The Famine, among other historical and cultural circumstances, forced Douglass to revise his autobiography so that he could maintain the sympathy of his audience members, whom the spectre of Irish hunger threatened to distract from his focus on anti-slavery and other forms of advocacy for African Americans. Ultimately, Irish hunger served to solidify for Douglass a clearer sense of who was (and who was not) considered to be worthy of sympathy in the nineteenth-century transatlantic sphere.
While his concerns with racial and economic justice remain paramount, Douglass’s anxiety about the social and rhetorical impact of Irish hunger is a critical component of his literary endeavours overall.
This Irish attachment to hunger, although limited by particular economic and cultural circumstances, has nonetheless appeared as a transhistorical phenomenon due to the Famine’s seminal impact as both historical reality and rhetorical trope.
Hunger as a sign of communal suffering became more associated with the Irish than with any other group in the antebellum era, and this association persisted throughout the nineteenth-century and even into the twentieth-century. Douglass, beyond most of his contemporaries, was well aware of the political potential and rhetorical efficacy of hunger, and he recognises hunger’s association with the Irish throughout the revisions of his autobiography.
Likewise, he realises that hunger, however much it affected the lives of both enslaved and free black persons, was not often affiliated in the common reader’s mind with African Americans. If anything, hunger was seen as peripheral to the slave experience.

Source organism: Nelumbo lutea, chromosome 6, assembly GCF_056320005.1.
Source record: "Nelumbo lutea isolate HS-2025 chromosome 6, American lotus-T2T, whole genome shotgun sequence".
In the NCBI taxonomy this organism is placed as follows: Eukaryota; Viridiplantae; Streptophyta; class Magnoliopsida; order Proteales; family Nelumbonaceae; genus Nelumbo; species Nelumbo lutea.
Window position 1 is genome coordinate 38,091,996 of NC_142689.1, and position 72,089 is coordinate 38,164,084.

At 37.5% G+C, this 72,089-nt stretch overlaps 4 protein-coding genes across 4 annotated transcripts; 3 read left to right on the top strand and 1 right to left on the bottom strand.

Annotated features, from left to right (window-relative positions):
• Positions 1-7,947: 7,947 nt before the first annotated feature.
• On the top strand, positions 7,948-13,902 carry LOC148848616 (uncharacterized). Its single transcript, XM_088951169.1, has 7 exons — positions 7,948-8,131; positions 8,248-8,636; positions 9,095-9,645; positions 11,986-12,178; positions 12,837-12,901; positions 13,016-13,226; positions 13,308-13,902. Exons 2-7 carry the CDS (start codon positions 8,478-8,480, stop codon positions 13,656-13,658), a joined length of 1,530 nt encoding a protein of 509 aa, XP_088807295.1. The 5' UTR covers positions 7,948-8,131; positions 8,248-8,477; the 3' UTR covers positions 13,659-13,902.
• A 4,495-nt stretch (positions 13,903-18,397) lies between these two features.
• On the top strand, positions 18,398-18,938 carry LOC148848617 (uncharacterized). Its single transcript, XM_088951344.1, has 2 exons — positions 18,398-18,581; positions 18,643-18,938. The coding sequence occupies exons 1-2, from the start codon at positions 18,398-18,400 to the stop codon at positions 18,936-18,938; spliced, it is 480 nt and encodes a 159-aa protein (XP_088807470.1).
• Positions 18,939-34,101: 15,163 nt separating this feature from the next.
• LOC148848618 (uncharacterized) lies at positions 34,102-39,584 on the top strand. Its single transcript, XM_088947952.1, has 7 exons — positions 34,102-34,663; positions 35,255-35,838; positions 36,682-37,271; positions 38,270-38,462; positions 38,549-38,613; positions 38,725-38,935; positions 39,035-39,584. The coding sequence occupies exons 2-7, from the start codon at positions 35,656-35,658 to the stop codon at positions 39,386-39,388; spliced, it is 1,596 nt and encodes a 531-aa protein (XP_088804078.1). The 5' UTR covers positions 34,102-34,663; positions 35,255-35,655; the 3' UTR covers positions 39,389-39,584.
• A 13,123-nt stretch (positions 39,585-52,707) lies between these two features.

For Douglass’s anti-slavery platform to be effective within the broader power relations at play in the nineteenth-century, slavery had to always trump hunger and other socioeconomic concerns.
In his attempt to solicit sympathy for the abolitionist cause, Douglass comes to worry that the Irish association with hunger threatens to preclude attempts by African Americans to identify it as an element of their own enslavement and continued oppression.
For African Americans, however hungry they were literally or figuratively, their rhetorical use of hunger as a means of soliciting sympathy had to contend with the Famine Irish and with subsequent generations of Irish Americans intent on achieving their own political and socioeconomic gains.
This article further suggests that the relationship between African Americans and Irish Americans throughout much of the nineteenth-century hinged on hunger, in juxtaposition with race, as an archetype of suffering.
This assertion stems in part from recent scholarship placing the Irish in what Nini Rodgers calls a “transatlantic jigsaw puzzle,” which “reveals that black slavery had a dramatic impact both on the Irish who emigrated across the Atlantic and upon the economy at home [in Ireland]” (“Introduction” 2).